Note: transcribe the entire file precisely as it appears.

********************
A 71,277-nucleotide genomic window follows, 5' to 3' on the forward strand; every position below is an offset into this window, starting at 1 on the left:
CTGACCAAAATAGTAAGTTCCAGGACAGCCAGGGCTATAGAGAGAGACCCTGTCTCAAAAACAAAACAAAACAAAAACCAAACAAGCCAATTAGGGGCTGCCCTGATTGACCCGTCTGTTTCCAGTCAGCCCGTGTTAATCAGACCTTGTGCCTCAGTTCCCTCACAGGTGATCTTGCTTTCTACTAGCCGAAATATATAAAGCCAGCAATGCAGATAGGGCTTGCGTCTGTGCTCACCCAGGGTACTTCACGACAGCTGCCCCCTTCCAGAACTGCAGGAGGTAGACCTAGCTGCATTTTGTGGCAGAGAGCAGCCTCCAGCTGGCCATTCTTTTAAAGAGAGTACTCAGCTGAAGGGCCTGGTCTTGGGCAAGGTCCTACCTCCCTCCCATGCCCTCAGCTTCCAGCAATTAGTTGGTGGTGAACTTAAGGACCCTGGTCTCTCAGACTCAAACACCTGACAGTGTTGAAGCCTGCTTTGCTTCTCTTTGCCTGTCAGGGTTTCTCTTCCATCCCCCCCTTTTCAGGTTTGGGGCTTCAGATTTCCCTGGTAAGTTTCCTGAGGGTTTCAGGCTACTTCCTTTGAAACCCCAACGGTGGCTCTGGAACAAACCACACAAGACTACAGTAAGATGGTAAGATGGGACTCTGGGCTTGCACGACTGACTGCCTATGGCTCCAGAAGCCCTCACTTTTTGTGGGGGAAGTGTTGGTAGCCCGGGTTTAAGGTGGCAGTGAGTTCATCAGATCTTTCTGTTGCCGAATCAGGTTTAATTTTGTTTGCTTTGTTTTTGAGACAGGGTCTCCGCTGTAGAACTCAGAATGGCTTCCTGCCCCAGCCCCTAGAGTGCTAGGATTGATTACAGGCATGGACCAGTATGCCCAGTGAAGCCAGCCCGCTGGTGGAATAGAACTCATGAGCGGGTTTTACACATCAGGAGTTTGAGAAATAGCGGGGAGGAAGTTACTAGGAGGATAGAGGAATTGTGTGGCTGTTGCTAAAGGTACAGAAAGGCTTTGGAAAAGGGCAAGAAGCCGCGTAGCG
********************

A 71,277-nucleotide genomic window follows, 5' to 3' on the forward strand; every position below is an offset into this window, starting at 1 on the left:
CTGACCAAAATAGTAAGTTCCAGGACAGCCAGGGCTATAGAGAGAGACCCTGTCTCAAAAACAAAACAAAACAAAAACCAAACAAGCCAATTAGGGGCTGCCCTGATTGACCCGTCTGTTTCCAGTCAGCCCGTGTTAATCAGACCTTGTGCCTCAGTTCCCTCACAGGTGATCTTGCTTTCTACTAGCCGAAATATATAAAGCCAGCAATGCAGATAGGGCTTGCGTCTGTGCTCACCCAGGGTACTTCACGACAGCTGCCCCCTTCCAGAACTGCAGGAGGTAGACCTAGCTGCATTTTGTGGCAGAGAGCAGCCTCCAGCTGGCCATTCTTTTAAAGAGAGTACTCAGCTGAAGGGCCTGGTCTTGGGCAAGGTCCTACCTCCCTCCCATGCCCTCAGCTTCCAGCAATTAGTTGGTGGTGAACTTAAGGACCCTGGTCTCTCAGACTCAAACACCTGACAGTGTTGAAGCCTGCTTTGCTTCTCTTTGCCTGTCAGGGTTTCTCTTCCATCCCCCCCTTTTCAGGTTTGGGGCTTCAGATTTCCCTGGTAAGTTTCCTGAGGGTTTCAGGCTACTTCCTTTGAAACCCCAACGGTGGCTCTGGAACAAACCACACAAGACTACAGTAAGATGGTAAGATGGGACTCTGGGCTTGCACGACTGACTGCCTATGGCTCCAGAAGCCCTCACTTTTTGTGGGGGAAGTGTTGGTAGCCCGGGTTTAAGGTGGCAGTGAGTTCATCAGATCTTTCTGTTGCCGAATCAGGTTTAATTTTGTTTGCTTTGTTTTTGAGACAGGGTCTCCGCTGTAGAACTCAGAATGGCTTCCTGCCCCAGCCCCTAGAGTGCTAGGATTGATTACAGGCATGGACCAGTATGCCCAGTGAAGCCAGCCCGCTGGTGGAATAGAACTCATGAGCGGGTTTTACACATCAGGAGTTTGAGAAATAGCGGGGAGGAAGTTACTAGGAGGATAGAGGAATTGTGTGGCTGTTGCTAAAGGTACAGAAAGGCTTTGGAAAAGGGCAAGAAGCCGCGTAGCG